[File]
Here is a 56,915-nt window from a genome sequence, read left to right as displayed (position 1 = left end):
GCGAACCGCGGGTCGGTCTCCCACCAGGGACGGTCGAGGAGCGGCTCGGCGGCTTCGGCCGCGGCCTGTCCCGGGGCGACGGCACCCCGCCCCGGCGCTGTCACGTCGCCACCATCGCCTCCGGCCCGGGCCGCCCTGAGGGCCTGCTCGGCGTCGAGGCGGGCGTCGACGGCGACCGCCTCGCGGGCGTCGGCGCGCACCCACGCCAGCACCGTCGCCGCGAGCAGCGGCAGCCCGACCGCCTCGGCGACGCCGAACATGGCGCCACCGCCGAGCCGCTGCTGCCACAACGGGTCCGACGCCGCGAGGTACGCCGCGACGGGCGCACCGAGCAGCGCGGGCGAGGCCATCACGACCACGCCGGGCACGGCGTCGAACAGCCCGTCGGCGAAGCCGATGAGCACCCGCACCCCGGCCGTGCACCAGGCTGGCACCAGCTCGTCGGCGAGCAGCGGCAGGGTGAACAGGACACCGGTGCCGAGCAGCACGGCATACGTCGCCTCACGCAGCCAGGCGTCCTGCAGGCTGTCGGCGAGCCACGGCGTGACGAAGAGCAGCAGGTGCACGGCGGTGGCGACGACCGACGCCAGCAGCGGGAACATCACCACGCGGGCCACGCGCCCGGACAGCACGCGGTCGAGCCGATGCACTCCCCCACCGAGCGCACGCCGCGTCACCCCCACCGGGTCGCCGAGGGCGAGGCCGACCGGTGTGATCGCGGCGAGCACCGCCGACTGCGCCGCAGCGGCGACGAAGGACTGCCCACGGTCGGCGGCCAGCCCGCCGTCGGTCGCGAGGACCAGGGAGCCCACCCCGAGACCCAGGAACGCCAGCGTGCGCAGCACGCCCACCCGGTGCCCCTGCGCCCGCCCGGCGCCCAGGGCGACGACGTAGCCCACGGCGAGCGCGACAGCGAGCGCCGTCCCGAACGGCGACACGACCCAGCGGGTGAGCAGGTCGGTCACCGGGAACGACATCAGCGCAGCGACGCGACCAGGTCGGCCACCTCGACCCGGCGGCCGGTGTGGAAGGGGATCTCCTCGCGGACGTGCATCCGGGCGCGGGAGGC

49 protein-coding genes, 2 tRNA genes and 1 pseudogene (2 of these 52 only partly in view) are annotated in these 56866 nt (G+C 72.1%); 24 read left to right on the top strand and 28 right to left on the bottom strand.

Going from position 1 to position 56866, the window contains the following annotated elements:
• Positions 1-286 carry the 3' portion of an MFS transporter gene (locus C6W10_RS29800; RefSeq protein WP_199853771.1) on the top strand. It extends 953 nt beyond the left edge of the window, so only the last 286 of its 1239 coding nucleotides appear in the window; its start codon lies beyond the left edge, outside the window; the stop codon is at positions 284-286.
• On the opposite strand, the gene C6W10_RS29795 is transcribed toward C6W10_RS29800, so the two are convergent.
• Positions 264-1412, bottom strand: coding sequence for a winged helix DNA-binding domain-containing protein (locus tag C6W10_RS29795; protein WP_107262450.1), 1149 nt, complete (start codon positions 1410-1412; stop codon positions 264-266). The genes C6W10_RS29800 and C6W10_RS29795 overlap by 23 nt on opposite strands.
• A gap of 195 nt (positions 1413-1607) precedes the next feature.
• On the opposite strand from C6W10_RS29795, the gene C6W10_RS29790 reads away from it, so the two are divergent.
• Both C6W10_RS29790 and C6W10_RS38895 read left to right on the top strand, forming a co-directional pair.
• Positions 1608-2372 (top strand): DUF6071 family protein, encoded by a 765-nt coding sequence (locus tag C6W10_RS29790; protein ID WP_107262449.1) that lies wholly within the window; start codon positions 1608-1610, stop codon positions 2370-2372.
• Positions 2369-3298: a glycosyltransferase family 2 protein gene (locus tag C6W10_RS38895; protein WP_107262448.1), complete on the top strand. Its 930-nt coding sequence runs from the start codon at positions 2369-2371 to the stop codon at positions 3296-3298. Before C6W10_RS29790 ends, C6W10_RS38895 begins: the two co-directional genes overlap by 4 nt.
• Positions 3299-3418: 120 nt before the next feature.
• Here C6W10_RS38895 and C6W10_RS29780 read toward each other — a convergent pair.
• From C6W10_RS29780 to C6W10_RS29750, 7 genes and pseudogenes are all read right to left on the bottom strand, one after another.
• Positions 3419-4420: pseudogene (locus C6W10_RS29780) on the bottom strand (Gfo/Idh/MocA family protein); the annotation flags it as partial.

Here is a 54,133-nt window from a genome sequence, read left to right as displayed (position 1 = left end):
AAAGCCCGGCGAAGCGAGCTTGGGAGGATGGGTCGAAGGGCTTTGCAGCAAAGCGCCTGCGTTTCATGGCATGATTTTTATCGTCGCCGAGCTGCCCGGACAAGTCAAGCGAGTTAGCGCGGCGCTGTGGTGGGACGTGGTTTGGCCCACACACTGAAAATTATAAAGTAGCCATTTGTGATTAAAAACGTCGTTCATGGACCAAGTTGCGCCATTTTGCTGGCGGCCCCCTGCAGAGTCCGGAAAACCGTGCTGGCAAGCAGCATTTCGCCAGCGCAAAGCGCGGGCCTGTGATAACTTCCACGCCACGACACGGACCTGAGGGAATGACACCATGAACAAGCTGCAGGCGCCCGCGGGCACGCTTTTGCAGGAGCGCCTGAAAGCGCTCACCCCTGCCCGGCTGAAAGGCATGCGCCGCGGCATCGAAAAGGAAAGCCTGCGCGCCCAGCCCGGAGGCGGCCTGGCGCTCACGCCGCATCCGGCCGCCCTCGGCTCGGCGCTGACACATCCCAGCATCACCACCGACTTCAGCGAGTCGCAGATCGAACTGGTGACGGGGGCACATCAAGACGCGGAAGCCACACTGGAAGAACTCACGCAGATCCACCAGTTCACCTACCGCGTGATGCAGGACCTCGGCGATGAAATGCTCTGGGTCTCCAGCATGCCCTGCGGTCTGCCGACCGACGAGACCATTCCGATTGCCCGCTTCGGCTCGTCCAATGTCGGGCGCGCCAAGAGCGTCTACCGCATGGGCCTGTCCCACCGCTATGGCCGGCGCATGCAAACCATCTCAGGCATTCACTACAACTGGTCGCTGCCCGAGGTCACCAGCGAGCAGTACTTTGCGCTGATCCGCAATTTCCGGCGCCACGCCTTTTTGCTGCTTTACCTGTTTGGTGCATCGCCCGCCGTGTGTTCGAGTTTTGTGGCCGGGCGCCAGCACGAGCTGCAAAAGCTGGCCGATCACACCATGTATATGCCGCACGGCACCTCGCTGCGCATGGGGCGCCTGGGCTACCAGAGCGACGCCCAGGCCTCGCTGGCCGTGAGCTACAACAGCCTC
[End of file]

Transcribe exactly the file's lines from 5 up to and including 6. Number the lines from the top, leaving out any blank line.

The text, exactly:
• Positions 1-286 carry the 3' portion of an MFS transporter gene (locus C6W10_RS29800; RefSeq protein WP_199853771.1) on the top strand. It extends 953 nt beyond the left edge of the window, so only the last 286 of its 1239 coding nucleotides appear in the window; its start codon lies beyond the left edge, outside the window; the stop codon is at positions 284-286.
• On the opposite strand, the gene C6W10_RS29795 is transcribed toward C6W10_RS29800, so the two are convergent.